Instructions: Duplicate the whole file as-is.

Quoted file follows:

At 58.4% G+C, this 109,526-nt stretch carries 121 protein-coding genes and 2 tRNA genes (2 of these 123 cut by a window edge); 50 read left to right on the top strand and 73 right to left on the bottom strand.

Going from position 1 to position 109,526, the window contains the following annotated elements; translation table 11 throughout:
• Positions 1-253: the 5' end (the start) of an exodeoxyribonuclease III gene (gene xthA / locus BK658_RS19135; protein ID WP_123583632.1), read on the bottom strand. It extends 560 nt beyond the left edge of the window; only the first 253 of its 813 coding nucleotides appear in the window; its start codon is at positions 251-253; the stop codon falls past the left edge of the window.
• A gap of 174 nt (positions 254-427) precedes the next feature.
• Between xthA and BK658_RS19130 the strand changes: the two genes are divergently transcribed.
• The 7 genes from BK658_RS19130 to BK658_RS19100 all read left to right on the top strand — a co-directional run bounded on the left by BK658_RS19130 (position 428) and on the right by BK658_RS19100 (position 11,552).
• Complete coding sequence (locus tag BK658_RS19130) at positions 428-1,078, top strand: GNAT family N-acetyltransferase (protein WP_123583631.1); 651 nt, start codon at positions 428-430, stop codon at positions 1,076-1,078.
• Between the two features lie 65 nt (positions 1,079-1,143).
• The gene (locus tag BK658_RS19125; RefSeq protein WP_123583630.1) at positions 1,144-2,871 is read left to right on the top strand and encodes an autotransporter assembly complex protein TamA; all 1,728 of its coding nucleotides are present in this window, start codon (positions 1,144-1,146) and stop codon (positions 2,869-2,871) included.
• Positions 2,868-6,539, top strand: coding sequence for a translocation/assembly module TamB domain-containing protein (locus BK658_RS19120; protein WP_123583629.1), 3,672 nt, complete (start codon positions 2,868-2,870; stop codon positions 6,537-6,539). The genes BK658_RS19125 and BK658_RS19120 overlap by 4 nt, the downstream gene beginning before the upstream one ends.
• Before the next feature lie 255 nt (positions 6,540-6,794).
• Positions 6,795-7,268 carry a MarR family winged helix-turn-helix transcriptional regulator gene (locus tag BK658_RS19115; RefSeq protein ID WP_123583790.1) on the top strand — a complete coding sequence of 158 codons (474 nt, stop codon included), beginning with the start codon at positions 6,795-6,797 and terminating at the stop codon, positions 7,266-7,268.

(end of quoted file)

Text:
At 58.4% G+C, this 109,526-nt stretch carries 121 protein-coding genes and 2 tRNA genes (2 of these 123 cut by a window edge); 50 read left to right on the top strand and 73 right to left on the bottom strand.

Going from position 1 to position 109,526, the window contains the following annotated elements; translation table 11 throughout:
• Positions 1-253: the 5' end (the start) of an exodeoxyribonuclease III gene (gene xthA / locus BK658_RS19135; protein ID WP_123583632.1), read on the bottom strand. It extends 560 nt beyond the left edge of the window; only the first 253 of its 813 coding nucleotides appear in the window; its start codon is at positions 251-253; the stop codon falls past the left edge of the window.
• A gap of 174 nt (positions 254-427) precedes the next feature.
• Between xthA and BK658_RS19130 the strand changes: the two genes are divergently transcribed.
• The 7 genes from BK658_RS19130 to BK658_RS19100 all read left to right on the top strand — a co-directional run bounded on the left by BK658_RS19130 (position 428) and on the right by BK658_RS19100 (position 11,552).
• Complete coding sequence (locus tag BK658_RS19130) at positions 428-1,078, top strand: GNAT family N-acetyltransferase (protein WP_123583631.1); 651 nt, start codon at positions 428-430, stop codon at positions 1,076-1,078.
• Between the two features lie 65 nt (positions 1,079-1,143).
• The gene (locus tag BK658_RS19125; RefSeq protein WP_123583630.1) at positions 1,144-2,871 is read left to right on the top strand and encodes an autotransporter assembly complex protein TamA; all 1,728 of its coding nucleotides are present in this window, start codon (positions 1,144-1,146) and stop codon (positions 2,869-2,871) included.
• Positions 2,868-6,539, top strand: coding sequence for a translocation/assembly module TamB domain-containing protein (locus BK658_RS19120; protein WP_123583629.1), 3,672 nt, complete (start codon positions 2,868-2,870; stop codon positions 6,537-6,539). The genes BK658_RS19125 and BK658_RS19120 overlap by 4 nt, the downstream gene beginning before the upstream one ends.
• Before the next feature lie 255 nt (positions 6,540-6,794).
• Positions 6,795-7,268 carry a MarR family winged helix-turn-helix transcriptional regulator gene (locus tag BK658_RS19115; RefSeq protein ID WP_123583790.1) on the top strand — a complete coding sequence of 158 codons (474 nt, stop codon included), beginning with the start codon at positions 6,795-6,797 and terminating at the stop codon, positions 7,266-7,268.